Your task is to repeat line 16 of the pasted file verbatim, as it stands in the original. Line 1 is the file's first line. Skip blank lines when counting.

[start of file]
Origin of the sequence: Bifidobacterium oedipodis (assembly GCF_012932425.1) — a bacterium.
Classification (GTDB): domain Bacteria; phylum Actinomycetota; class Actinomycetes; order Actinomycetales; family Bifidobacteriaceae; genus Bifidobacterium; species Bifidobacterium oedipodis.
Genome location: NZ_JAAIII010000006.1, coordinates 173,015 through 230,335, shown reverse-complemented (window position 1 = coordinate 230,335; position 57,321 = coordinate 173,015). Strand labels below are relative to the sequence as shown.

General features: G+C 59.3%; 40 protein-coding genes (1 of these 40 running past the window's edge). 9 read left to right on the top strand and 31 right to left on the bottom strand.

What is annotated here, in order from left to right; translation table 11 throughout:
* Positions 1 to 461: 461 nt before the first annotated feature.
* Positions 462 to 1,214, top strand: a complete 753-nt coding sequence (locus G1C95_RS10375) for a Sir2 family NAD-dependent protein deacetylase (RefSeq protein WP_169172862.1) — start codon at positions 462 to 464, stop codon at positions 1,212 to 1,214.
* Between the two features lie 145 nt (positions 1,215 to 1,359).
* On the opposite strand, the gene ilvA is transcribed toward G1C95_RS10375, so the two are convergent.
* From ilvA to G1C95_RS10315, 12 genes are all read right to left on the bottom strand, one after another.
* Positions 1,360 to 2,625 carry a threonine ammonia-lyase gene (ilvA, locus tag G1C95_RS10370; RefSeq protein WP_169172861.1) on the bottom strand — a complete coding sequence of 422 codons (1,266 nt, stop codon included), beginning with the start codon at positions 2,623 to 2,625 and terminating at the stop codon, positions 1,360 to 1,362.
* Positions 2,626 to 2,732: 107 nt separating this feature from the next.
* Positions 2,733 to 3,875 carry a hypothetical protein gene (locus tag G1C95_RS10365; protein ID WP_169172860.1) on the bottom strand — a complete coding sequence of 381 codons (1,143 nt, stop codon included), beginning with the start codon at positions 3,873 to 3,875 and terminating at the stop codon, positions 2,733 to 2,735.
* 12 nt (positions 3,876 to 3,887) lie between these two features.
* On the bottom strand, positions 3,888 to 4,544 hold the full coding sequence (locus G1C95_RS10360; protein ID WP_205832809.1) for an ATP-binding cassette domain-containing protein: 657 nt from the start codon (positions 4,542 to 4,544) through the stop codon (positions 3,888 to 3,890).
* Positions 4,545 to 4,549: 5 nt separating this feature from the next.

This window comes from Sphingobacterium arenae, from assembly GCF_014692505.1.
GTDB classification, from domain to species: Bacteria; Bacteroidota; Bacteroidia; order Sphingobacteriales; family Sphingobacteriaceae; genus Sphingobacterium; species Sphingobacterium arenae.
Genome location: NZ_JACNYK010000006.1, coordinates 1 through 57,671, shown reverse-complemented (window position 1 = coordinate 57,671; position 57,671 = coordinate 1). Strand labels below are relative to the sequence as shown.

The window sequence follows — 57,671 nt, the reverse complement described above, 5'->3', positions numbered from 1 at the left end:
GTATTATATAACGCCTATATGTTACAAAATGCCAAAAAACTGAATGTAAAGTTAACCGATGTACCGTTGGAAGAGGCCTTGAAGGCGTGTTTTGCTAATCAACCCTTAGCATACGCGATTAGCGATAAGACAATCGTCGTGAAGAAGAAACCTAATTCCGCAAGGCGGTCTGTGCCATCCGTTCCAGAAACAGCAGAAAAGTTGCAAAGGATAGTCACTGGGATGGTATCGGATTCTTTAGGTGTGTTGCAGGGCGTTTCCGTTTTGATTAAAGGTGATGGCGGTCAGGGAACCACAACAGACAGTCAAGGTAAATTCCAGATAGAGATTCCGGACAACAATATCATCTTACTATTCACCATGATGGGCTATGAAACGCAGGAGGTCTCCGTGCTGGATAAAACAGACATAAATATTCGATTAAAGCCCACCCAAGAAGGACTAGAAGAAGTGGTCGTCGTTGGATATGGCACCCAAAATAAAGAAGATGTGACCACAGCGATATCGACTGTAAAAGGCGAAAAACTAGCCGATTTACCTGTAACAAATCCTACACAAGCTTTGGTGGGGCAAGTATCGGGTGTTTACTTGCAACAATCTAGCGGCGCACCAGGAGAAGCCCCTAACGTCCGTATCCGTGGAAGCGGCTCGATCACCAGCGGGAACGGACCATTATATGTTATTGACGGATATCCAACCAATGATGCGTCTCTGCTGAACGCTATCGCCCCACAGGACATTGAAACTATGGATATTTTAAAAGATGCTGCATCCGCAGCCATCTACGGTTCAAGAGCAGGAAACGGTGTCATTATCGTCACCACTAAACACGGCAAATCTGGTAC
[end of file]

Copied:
* Positions 4,545 to 4,549: 5 nt separating this feature from the next.